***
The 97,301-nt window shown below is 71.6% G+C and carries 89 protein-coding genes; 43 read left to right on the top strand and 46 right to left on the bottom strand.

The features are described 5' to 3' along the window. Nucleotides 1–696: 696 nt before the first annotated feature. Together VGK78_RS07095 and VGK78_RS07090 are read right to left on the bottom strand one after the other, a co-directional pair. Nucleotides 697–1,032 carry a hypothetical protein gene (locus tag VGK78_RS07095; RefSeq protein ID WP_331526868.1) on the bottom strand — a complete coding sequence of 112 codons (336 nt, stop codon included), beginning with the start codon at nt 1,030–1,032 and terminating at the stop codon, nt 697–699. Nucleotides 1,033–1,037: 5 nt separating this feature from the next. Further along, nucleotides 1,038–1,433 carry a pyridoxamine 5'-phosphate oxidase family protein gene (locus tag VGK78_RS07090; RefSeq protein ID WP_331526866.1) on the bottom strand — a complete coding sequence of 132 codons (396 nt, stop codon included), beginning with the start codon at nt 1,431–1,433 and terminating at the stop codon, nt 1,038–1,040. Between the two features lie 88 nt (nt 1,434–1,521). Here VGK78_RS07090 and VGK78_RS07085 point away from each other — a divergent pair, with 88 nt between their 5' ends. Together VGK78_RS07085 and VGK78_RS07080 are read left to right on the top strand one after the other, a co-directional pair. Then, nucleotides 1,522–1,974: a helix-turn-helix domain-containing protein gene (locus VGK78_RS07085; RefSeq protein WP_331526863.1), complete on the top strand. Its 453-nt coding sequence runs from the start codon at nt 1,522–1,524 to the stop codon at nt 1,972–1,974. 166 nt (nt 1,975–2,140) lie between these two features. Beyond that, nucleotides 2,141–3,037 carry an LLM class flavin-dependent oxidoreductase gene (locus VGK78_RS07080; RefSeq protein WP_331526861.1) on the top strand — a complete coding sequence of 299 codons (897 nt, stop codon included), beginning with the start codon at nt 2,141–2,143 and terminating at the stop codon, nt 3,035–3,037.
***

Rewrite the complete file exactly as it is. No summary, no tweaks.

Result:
The 97,301-nt window shown below is 71.6% G+C and carries 89 protein-coding genes; 43 read left to right on the top strand and 46 right to left on the bottom strand.

The features are described 5' to 3' along the window. Nucleotides 1–696: 696 nt before the first annotated feature. Together VGK78_RS07095 and VGK78_RS07090 are read right to left on the bottom strand one after the other, a co-directional pair. Nucleotides 697–1,032 carry a hypothetical protein gene (locus tag VGK78_RS07095; RefSeq protein ID WP_331526868.1) on the bottom strand — a complete coding sequence of 112 codons (336 nt, stop codon included), beginning with the start codon at nt 1,030–1,032 and terminating at the stop codon, nt 697–699. Nucleotides 1,033–1,037: 5 nt separating this feature from the next. Further along, nucleotides 1,038–1,433 carry a pyridoxamine 5'-phosphate oxidase family protein gene (locus tag VGK78_RS07090; RefSeq protein ID WP_331526866.1) on the bottom strand — a complete coding sequence of 132 codons (396 nt, stop codon included), beginning with the start codon at nt 1,431–1,433 and terminating at the stop codon, nt 1,038–1,040. Between the two features lie 88 nt (nt 1,434–1,521). Here VGK78_RS07090 and VGK78_RS07085 point away from each other — a divergent pair, with 88 nt between their 5' ends. Together VGK78_RS07085 and VGK78_RS07080 are read left to right on the top strand one after the other, a co-directional pair. Then, nucleotides 1,522–1,974: a helix-turn-helix domain-containing protein gene (locus VGK78_RS07085; RefSeq protein WP_331526863.1), complete on the top strand. Its 453-nt coding sequence runs from the start codon at nt 1,522–1,524 to the stop codon at nt 1,972–1,974. 166 nt (nt 1,975–2,140) lie between these two features. Beyond that, nucleotides 2,141–3,037 carry an LLM class flavin-dependent oxidoreductase gene (locus VGK78_RS07080; RefSeq protein WP_331526861.1) on the top strand — a complete coding sequence of 299 codons (897 nt, stop codon included), beginning with the start codon at nt 2,141–2,143 and terminating at the stop codon, nt 3,035–3,037.